Sunday 25 October 2020

London to Cambridge overnight on my Orange Brompton

Friday marked the end of a very long week and Friday itself dragged. The only thing keeping me going was the prospect of a night ride - not to the coast - to Cambridge. 

I decided to take my Titanium Orange Brompton with me for this adventure. There was no prospect of rain (always a deciding factor) but thinking things might get a little chilly I wore one of my 'Proviz' jackets just in case.

The route for this London to Cambridge run looked rather good and being relatively flat I decided not to get the tube in from where I had taken sanctuary. This meant a 15.5 mile cycle to the meeting point outside Euston station. 

My journey to Euston was plain sailing and things definitely seemed a great deal quieter than they should be. Stopping to take a photo of my Brompton in a dark, atmospheric passage was a rather eerie affair as a large crow cawing was just about the only noise that could be heard echoing but not seen.

Somewhere further along I caught sight of someones front garden that was on many levels far more sinister that a Victorian alley. The garden was filled with potted garden ornaments. I took a couple of photographs, initially oblivious to the fact that through the windows a television was on with people watching it, watching me. I pondered on what sort of people would have such a front garden and quickly pedalled on!

Reaching Euston station in good time I made my way to the front entrance. The station itself was almost devoid of people and the only ones I did see were security guards. It was unusually quiet. Waiting for me was our ride leader Nick, along with fellow participants Gordon and Dr John. The others that would have made up our six bailed so it was to be the four of us. 

We set off just before midnight, riding in London streets that were more like 03:00 a.m. on a Monday than just before midnight on a Friday night. It was all rather strange. 

Our route took us through Holloway, Finsbury Park and on to Enfield. The further we cycled the more we started to leave the urban behind. By the time we passed Hoddesdon and Harlow things started to get quieter and street light gave way to the many lumens on our various front lights.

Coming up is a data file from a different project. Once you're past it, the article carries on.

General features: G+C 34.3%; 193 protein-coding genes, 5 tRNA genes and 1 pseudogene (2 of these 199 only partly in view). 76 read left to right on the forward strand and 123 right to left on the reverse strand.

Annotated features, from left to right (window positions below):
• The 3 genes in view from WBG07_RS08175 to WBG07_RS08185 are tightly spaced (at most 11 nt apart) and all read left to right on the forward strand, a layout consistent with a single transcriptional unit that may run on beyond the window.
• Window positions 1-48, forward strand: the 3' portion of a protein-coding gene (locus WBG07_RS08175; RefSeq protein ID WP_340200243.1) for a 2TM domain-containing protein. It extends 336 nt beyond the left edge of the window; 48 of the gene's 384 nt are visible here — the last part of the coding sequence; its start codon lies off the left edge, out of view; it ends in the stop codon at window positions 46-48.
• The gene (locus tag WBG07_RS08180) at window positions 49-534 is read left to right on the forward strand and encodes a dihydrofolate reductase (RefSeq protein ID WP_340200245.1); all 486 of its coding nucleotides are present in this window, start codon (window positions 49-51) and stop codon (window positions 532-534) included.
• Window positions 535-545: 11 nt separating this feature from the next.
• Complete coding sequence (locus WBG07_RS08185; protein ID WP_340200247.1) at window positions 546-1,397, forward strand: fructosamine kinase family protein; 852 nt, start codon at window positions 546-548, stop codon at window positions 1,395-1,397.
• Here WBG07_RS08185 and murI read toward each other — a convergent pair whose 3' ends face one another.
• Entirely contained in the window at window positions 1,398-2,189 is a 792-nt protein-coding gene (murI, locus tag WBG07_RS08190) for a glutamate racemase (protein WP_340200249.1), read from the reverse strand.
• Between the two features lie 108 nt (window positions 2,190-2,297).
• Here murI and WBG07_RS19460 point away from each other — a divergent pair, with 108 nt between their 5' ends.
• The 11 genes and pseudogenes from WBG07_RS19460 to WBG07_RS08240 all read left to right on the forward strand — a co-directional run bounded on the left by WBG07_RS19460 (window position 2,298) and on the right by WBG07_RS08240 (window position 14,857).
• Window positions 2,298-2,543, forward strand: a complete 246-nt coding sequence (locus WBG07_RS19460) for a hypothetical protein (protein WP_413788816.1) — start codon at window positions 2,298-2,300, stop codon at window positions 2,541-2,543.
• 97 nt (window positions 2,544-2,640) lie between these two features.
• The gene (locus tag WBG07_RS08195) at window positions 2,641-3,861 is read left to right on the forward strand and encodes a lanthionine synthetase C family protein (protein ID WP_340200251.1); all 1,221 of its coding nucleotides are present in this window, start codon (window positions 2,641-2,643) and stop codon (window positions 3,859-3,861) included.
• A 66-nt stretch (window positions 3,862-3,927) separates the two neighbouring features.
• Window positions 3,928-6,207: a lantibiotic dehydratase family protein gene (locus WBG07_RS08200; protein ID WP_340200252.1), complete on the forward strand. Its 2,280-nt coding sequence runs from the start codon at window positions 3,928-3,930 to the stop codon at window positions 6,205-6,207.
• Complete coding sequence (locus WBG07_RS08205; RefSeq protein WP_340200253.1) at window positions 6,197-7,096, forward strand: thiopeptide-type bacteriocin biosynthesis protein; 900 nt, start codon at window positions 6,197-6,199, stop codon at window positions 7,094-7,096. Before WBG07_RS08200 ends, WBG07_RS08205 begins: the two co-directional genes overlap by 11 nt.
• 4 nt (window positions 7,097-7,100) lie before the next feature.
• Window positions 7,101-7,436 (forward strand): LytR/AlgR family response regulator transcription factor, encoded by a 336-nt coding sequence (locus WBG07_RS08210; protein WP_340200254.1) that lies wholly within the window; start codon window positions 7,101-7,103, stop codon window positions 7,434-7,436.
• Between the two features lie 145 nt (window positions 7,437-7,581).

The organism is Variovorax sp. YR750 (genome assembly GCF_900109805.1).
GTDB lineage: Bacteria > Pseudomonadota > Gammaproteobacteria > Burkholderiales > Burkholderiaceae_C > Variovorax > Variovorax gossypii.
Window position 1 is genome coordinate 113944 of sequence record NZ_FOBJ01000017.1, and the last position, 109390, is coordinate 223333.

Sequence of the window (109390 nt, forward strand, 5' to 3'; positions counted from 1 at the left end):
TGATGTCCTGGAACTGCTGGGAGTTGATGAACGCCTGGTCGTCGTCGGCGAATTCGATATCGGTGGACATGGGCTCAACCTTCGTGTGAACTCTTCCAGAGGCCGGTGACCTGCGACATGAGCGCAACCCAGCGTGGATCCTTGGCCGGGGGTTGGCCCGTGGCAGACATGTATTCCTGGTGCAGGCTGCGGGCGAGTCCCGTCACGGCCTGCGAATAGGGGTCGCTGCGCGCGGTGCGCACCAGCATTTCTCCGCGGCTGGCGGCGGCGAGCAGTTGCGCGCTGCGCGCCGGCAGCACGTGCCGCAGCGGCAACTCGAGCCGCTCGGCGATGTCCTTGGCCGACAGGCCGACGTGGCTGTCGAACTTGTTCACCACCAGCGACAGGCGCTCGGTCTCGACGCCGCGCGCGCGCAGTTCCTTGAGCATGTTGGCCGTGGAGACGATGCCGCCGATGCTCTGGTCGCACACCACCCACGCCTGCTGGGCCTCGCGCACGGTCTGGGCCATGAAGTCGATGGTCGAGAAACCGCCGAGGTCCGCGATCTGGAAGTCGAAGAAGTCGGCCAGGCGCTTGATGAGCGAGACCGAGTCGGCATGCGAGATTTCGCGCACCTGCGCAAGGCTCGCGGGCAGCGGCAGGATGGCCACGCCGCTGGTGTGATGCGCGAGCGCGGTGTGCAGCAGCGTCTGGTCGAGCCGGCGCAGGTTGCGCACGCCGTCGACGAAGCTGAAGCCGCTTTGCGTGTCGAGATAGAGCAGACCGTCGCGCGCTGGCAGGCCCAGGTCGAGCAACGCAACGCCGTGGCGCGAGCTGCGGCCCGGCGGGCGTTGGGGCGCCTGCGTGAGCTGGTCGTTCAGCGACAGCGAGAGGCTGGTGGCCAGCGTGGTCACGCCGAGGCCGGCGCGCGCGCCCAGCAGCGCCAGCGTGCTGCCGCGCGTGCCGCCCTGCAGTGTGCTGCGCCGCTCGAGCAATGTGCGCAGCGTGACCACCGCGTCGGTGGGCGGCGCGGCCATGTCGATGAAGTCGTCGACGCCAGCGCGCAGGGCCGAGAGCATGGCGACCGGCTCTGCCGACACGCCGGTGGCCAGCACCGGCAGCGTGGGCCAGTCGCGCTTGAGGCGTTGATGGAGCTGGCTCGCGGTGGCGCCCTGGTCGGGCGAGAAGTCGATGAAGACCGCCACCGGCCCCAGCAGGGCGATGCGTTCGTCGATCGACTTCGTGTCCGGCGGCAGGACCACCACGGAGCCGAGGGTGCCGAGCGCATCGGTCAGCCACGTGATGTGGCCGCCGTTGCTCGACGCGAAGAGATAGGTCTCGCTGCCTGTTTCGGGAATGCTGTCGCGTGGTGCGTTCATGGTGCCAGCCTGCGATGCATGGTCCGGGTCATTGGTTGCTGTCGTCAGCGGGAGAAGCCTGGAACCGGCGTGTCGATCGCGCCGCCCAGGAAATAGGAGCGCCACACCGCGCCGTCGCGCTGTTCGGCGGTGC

For several miles I was alone in my own thoughts, getting some (and I hate this word but will use it) headspace.

At one point I really felt the cold and was actually shivering. Pulling up the zips on just about everything that possessed a zip I carried on and only felt better a few miles thereafter. Luckily this feeling did not linger and for the remainder of the ride I did not experience this again. 

We were one of I believe five separate groups most of which followed a slightly different route. A few minutes after we arrived at the service station off the M11 in Bishops Stortford  a small but perfectly formed Brompton contingent arrived. Socially distanced we had a chat while consuming our various items of food and drink. This was at roughly 37 miles in which meant we only had 30 miles remaining. 

After saying our goodbyes we stepped out into a chilly and still dark morning. I put on a snood but didn't really feel the cold and the pedalling helped to keep any feelings in this direction away. 

At 50ish miles we reached the highest point in Cambridgeshire, Little Chishill. This is reached by a long incline that takes one up to St Swithun's parish church. Some of the American readers of my blog are always amazed by the age of some of these buildings I mention in my blog that most people living here wouldn't bat an eyelid at. This church was founded in 1136 with parts of the current building surviving  from1275. In daylight I would imagine that there would be some pretty good views but sadly as it was still dark, we just had to imagine what they might be.

Sunrise is one of the main draws of nocturnal rides. Experiencing the change in light, the dawn chorus from the many unseen birds lining the route and the beauty of the sun emerging from clouds is a joy. This morning was no exception, with the colours being particularly beautiful.

With the back of the ride broken the sight of the 'DNA' path - 10,257 lines of four colours representing the sequence of the BRCA2 gene - meant that Cambridge was but a step away.

At Cambridge station we saw some riders from a different group who beat us to it. Dr John and I said our goodbyes and thanks to Nick and Gordon and we bound the 08:03 train from Liverpool Street. At 09:15 we arrived back in London and shortly after Dr John and I said our goodbyes too. I arrive back home before 10:00 a.m. which I was rather pleased about.

In all I cycled just over 83 miles and as I type this I feel pretty good. My Orange Titanium Brompton was a joy to use and along with my Orange, Black Special Edition I feel I have a wonderful stable of Brompton bikes for many adventures ahead.

Many thanks to Nick for the great route and being our ride leader and to Gordon and Dr John for their company. 

Sadly, this might well be the last night ride of this type for 2020. October does traditionally mark the end of the night rides to the coast anyway, so it will probably be March 2021 before I can experience of the joys of these again. However, this will not stop several more adventures before the year is out.

Stay safe out there people!!

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